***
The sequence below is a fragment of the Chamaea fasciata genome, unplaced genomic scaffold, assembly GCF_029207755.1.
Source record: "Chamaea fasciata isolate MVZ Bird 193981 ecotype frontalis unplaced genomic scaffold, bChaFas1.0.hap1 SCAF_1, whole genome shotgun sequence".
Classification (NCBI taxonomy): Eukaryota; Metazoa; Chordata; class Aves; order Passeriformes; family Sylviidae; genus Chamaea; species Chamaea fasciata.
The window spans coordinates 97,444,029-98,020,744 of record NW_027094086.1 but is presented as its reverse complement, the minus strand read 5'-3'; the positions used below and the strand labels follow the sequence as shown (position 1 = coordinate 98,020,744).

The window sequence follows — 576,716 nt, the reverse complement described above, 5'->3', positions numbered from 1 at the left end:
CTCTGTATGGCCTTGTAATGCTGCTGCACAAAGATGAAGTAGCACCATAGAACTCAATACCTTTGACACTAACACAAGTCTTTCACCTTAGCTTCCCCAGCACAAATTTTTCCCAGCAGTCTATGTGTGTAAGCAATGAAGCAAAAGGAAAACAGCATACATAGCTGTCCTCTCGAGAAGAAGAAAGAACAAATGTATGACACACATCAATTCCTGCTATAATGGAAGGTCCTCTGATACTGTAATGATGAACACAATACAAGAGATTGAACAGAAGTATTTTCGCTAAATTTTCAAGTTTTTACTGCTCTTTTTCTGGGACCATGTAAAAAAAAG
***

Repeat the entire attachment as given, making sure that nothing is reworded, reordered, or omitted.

The sequence below is a fragment of the Chamaea fasciata genome, unplaced genomic scaffold, assembly GCF_029207755.1.
Source record: "Chamaea fasciata isolate MVZ Bird 193981 ecotype frontalis unplaced genomic scaffold, bChaFas1.0.hap1 SCAF_1, whole genome shotgun sequence".
Classification (NCBI taxonomy): Eukaryota; Metazoa; Chordata; class Aves; order Passeriformes; family Sylviidae; genus Chamaea; species Chamaea fasciata.
The window spans coordinates 97,444,029-98,020,744 of record NW_027094086.1 but is presented as its reverse complement, the minus strand read 5'-3'; the positions used below and the strand labels follow the sequence as shown (position 1 = coordinate 98,020,744).

The window sequence follows — 576,716 nt, the reverse complement described above, 5'->3', positions numbered from 1 at the left end:
CTCTGTATGGCCTTGTAATGCTGCTGCACAAAGATGAAGTAGCACCATAGAACTCAATACCTTTGACACTAACACAAGTCTTTCACCTTAGCTTCCCCAGCACAAATTTTTCCCAGCAGTCTATGTGTGTAAGCAATGAAGCAAAAGGAAAACAGCATACATAGCTGTCCTCTCGAGAAGAAGAAAGAACAAATGTATGACACACATCAATTCCTGCTATAATGGAAGGTCCTCTGATACTGTAATGATGAACACAATACAAGAGATTGAACAGAAGTATTTTCGCTAAATTTTCAAGTTTTTACTGCTCTTTTTCTGGGACCATGTAAAAAAAAG